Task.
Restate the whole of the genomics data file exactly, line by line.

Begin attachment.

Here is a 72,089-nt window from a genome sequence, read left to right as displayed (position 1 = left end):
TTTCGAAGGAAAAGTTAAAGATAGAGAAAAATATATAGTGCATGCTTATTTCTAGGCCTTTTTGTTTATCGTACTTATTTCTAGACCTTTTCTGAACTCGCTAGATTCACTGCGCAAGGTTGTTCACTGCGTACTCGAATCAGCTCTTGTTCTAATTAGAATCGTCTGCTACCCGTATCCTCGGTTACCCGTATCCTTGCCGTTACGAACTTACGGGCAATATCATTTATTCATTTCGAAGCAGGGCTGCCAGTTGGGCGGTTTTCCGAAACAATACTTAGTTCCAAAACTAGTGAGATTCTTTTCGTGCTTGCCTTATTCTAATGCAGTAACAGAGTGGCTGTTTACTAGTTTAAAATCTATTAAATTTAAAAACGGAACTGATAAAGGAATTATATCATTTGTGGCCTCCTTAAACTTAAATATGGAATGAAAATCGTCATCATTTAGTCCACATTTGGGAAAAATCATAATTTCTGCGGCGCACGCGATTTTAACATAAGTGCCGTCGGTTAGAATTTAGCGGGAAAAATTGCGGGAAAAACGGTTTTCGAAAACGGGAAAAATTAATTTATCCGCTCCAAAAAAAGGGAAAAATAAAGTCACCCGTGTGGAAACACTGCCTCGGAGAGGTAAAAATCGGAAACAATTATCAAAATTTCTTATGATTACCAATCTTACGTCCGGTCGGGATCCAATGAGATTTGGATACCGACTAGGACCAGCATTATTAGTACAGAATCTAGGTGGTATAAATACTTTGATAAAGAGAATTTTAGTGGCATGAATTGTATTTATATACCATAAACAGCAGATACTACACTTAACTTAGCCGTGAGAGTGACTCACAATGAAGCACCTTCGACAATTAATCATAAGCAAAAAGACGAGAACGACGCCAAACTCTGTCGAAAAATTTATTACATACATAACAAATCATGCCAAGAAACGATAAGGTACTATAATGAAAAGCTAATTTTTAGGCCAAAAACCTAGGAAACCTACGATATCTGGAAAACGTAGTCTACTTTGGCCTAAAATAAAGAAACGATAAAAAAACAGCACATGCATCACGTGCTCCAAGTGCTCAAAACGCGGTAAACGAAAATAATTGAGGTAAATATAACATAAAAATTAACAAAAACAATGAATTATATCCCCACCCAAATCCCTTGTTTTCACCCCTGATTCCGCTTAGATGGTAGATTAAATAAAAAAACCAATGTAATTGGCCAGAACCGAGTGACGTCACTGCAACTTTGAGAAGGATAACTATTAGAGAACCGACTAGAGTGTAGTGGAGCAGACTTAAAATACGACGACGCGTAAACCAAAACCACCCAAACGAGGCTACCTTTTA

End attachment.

Here is a 72,089-nt window from a genome sequence, read left to right as displayed (position 1 = left end):
TTTCGAAGGAAAAGTTAAAGATAGAGAAAAATATATAGTGCATGCTTATTTCTAGGCCTTTTTGTTTATCGTACTTATTTCTAGACCTTTTCTGAACTCGCTAGATTCACTGCGCAAGGTTGTTCACTGCGTACTCGAATCAGCTCTTGTTCTAATTAGAATCGTCTGCTACCCGTATCCTCGGTTACCCGTATCCTTGCCGTTACGAACTTACGGGCAATATCATTTATTCATTTCGAAGCAGGGCTGCCAGTTGGGCGGTTTTCCGAAACAATACTTAGTTCCAAAACTAGTGAGATTCTTTTCGTGCTTGCCTTATTCTAATGCAGTAACAGAGTGGCTGTTTACTAGTTTAAAATCTATTAAATTTAAAAACGGAACTGATAAAGGAATTATATCATTTGTGGCCTCCTTAAACTTAAATATGGAATGAAAATCGTCATCATTTAGTCCACATTTGGGAAAAATCATAATTTCTGCGGCGCACGCGATTTTAACATAAGTGCCGTCGGTTAGAATTTAGCGGGAAAAATTGCGGGAAAAACGGTTTTCGAAAACGGGAAAAATTAATTTATCCGCTCCAAAAAAAGGGAAAAATAAAGTCACCCGTGTGGAAACACTGCCTCGGAGAGGTAAAAATCGGAAACAATTATCAAAATTTCTTATGATTACCAATCTTACGTCCGGTCGGGATCCAATGAGATTTGGATACCGACTAGGACCAGCATTATTAGTACAGAATCTAGGTGGTATAAATACTTTGATAAAGAGAATTTTAGTGGCATGAATTGTATTTATATACCATAAACAGCAGATACTACACTTAACTTAGCCGTGAGAGTGACTCACAATGAAGCACCTTCGACAATTAATCATAAGCAAAAAGACGAGAACGACGCCAAACTCTGTCGAAAAATTTATTACATACATAACAAATCATGCCAAGAAACGATAAGGTACTATAATGAAAAGCTAATTTTTAGGCCAAAAACCTAGGAAACCTACGATATCTGGAAAACGTAGTCTACTTTGGCCTAAAATAAAGAAACGATAAAAAAACAGCACATGCATCACGTGCTCCAAGTGCTCAAAACGCGGTAAACGAAAATAATTGAGGTAAATATAACATAAAAATTAACAAAAACAATGAATTATATCCCCACCCAAATCCCTTGTTTTCACCCCTGATTCCGCTTAGATGGTAGATTAAATAAAAAAACCAATGTAATTGGCCAGAACCGAGTGACGTCACTGCAACTTTGAGAAGGATAACTATTAGAGAACCGACTAGAGTGTAGTGGAGCAGACTTAAAATACGACGACGCGTAAACCAAAACCACCCAAACGAGGCTACCTTTTA